Racked is no longer publishing. Thank you to everyone who read our work over the years. The archives will remain available here; for new stories, head over to Vox.com, where our staff is covering consumer culture for The Goods by Vox. You can also see what we’re up to by signing up here.
It's nothing new for fashion bloggers to accept swag from brands in exchange for featuring certain products on their site. But blogger Maegan Tintari, who is the style editor for BlogHer and writes a blog called ... Love, Maegan, is seeing the sometimes-ugly side of those transactions.
Tintari writes that a handbag company called Brahmin, whom she had "worked with" in the past, offered her and several other style bloggers free bags in exchange for photos of them that they could potentially use in their next catalogue. Tintari accepted the bags, took some pictures of herself with them, and submitted them to Brahmin. They used one in their most recent catalogue. Sounds great, right? Not quite.
Tintari was excited to be included in the brand's catalogue and marketing materials, but when she saw the final photos she thought they'd been Photoshopped to, among other things, slim her nose:
My photo had indeed been altered... but at first I couldn't tell what on earth had been done to even get my face to look like that. Since I used to be a graphic designer, I thought the image had maybe been stretched to fit the print parameters. I emailed my contacts at Brahmin sort of laughingly and said I'm not sure what happened but this image has been photoshopped or stretched to fit and does not look like me at all. I included a link to a recent outfit post to show them what "I actually look like" and an "LOL" for good measure.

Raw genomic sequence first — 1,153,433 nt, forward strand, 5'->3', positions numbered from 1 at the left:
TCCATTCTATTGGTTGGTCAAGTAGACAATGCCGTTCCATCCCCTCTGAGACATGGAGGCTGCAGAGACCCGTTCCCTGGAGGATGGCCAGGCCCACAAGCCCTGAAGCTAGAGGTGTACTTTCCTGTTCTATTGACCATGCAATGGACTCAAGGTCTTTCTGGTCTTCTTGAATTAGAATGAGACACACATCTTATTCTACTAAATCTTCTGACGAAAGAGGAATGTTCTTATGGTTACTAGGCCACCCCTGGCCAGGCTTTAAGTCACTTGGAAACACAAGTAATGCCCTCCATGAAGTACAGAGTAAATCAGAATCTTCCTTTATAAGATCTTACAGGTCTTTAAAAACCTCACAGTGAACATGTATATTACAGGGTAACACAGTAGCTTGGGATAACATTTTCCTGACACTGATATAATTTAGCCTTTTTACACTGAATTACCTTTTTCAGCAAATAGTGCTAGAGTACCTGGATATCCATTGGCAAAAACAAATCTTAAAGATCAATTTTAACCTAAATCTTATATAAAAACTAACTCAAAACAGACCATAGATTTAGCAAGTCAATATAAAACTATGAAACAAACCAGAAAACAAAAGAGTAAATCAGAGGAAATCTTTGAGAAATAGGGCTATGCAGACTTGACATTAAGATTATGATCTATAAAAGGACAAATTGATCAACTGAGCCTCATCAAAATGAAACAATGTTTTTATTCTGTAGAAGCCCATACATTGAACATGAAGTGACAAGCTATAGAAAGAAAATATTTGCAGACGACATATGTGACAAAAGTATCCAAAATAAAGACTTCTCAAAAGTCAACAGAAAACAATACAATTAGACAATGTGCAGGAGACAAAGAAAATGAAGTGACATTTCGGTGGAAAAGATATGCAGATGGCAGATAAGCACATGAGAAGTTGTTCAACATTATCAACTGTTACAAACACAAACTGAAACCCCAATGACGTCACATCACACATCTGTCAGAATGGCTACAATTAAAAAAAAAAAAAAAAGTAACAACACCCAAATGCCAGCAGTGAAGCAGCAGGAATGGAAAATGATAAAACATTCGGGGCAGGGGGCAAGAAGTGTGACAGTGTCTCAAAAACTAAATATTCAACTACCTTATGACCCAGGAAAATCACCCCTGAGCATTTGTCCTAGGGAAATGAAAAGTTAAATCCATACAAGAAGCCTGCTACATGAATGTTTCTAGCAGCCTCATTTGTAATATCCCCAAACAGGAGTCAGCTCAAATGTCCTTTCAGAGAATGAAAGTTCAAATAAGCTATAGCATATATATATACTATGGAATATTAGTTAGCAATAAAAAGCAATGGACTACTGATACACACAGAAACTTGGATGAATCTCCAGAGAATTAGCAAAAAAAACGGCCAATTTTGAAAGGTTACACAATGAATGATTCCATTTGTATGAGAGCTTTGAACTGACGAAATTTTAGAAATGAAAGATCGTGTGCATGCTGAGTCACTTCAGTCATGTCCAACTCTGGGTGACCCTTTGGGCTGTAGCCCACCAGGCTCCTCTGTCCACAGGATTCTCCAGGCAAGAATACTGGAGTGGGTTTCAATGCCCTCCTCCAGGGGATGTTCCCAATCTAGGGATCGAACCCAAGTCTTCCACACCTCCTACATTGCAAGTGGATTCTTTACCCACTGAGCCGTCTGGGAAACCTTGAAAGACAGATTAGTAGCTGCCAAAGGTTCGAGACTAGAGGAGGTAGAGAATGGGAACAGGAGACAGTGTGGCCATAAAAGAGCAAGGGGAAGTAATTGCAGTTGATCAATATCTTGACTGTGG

She then emailed Brahmin, who replied:
I agree that you look much different in your latest blog post but that is you with pulled back straight and darker hair. We did not photoshop or thin you out. We chose bloggers because we wanted you as you. We did crop photos and had to change yours to print quality as they were submitted in web quality too blurry for print. This however was not or would have resulted in your face changing. I am not sure why you think it looks different than what you sent us and we would be happy to send you original files for you to compare. Perhaps you are used to seeing online and not in print?
Is this much ado about nothing? Or is Tintari in the right? (Note: she admits that it was "dumb" to sign paperwork handing over the rights to her photos and not asking for approval of final images.) The problem is that it's pretty hard to go after a company you've accepted swag from in the past. Tintari has been given free products from the brand before, so her criticisms of them feel awkward.
If you'd like to compare notes, Tintari has posted her photos alongside the catalogue ones on her blog.
· Blogger Photoshopped for Catalogue Complains [GOMI]
· Photo Retouching Gone Too Far [... Love Maegan]